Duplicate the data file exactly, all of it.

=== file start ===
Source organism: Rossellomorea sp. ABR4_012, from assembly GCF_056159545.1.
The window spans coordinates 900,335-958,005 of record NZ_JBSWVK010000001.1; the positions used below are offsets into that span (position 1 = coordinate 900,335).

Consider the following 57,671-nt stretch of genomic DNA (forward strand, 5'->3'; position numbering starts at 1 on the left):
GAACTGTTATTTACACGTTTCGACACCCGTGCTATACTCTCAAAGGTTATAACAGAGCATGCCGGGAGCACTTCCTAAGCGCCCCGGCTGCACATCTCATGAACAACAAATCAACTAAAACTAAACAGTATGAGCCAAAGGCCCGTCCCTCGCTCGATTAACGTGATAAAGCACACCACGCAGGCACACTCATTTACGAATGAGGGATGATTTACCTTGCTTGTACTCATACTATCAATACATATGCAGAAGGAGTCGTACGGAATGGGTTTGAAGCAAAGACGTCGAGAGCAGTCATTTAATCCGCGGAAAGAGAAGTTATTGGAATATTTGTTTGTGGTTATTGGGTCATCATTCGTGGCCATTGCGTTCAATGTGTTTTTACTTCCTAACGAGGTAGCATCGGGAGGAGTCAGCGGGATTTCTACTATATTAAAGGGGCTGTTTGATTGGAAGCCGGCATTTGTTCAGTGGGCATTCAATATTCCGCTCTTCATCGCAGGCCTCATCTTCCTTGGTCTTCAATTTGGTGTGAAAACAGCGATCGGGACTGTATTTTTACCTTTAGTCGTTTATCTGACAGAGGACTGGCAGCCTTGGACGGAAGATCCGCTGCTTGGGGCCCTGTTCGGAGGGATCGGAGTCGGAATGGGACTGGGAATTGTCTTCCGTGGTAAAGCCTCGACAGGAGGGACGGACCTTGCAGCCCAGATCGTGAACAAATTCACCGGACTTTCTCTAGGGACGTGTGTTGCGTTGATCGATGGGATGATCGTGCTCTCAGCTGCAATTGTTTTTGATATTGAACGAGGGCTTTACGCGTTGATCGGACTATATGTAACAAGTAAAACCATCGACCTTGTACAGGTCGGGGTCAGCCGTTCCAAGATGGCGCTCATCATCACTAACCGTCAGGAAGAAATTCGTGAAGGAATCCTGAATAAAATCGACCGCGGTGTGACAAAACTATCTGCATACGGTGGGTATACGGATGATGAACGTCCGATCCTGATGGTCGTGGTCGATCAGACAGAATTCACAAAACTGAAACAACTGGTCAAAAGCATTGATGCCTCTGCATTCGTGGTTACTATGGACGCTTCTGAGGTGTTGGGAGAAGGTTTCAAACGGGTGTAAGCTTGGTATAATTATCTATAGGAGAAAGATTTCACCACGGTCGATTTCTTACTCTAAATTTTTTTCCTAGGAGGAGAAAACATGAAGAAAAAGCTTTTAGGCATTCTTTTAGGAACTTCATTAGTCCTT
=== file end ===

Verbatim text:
Source organism: Rossellomorea sp. ABR4_012, from assembly GCF_056159545.1.
The window spans coordinates 900,335-958,005 of record NZ_JBSWVK010000001.1; the positions used below are offsets into that span (position 1 = coordinate 900,335).

Consider the following 57,671-nt stretch of genomic DNA (forward strand, 5'->3'; position numbering starts at 1 on the left):
GAACTGTTATTTACACGTTTCGACACCCGTGCTATACTCTCAAAGGTTATAACAGAGCATGCCGGGAGCACTTCCTAAGCGCCCCGGCTGCACATCTCATGAACAACAAATCAACTAAAACTAAACAGTATGAGCCAAAGGCCCGTCCCTCGCTCGATTAACGTGATAAAGCACACCACGCAGGCACACTCATTTACGAATGAGGGATGATTTACCTTGCTTGTACTCATACTATCAATACATATGCAGAAGGAGTCGTACGGAATGGGTTTGAAGCAAAGACGTCGAGAGCAGTCATTTAATCCGCGGAAAGAGAAGTTATTGGAATATTTGTTTGTGGTTATTGGGTCATCATTCGTGGCCATTGCGTTCAATGTGTTTTTACTTCCTAACGAGGTAGCATCGGGAGGAGTCAGCGGGATTTCTACTATATTAAAGGGGCTGTTTGATTGGAAGCCGGCATTTGTTCAGTGGGCATTCAATATTCCGCTCTTCATCGCAGGCCTCATCTTCCTTGGTCTTCAATTTGGTGTGAAAACAGCGATCGGGACTGTATTTTTACCTTTAGTCGTTTATCTGACAGAGGACTGGCAGCCTTGGACGGAAGATCCGCTGCTTGGGGCCCTGTTCGGAGGGATCGGAGTCGGAATGGGACTGGGAATTGTCTTCCGTGGTAAAGCCTCGACAGGAGGGACGGACCTTGCAGCCCAGATCGTGAACAAATTCACCGGACTTTCTCTAGGGACGTGTGTTGCGTTGATCGATGGGATGATCGTGCTCTCAGCTGCAATTGTTTTTGATATTGAACGAGGGCTTTACGCGTTGATCGGACTATATGTAACAAGTAAAACCATCGACCTTGTACAGGTCGGGGTCAGCCGTTCCAAGATGGCGCTCATCATCACTAACCGTCAGGAAGAAATTCGTGAAGGAATCCTGAATAAAATCGACCGCGGTGTGACAAAACTATCTGCATACGGTGGGTATACGGATGATGAACGTCCGATCCTGATGGTCGTGGTCGATCAGACAGAATTCACAAAACTGAAACAACTGGTCAAAAGCATTGATGCCTCTGCATTCGTGGTTACTATGGACGCTTCTGAGGTGTTGGGAGAAGGTTTCAAACGGGTGTAAGCTTGGTATAATTATCTATAGGAGAAAGATTTCACCACGGTCGATTTCTTACTCTAAATTTTTTTCCTAGGAGGAGAAAACATGAAGAAAAAGCTTTTAGGCATTCTTTTAGGAACTTCATTAGTCCTT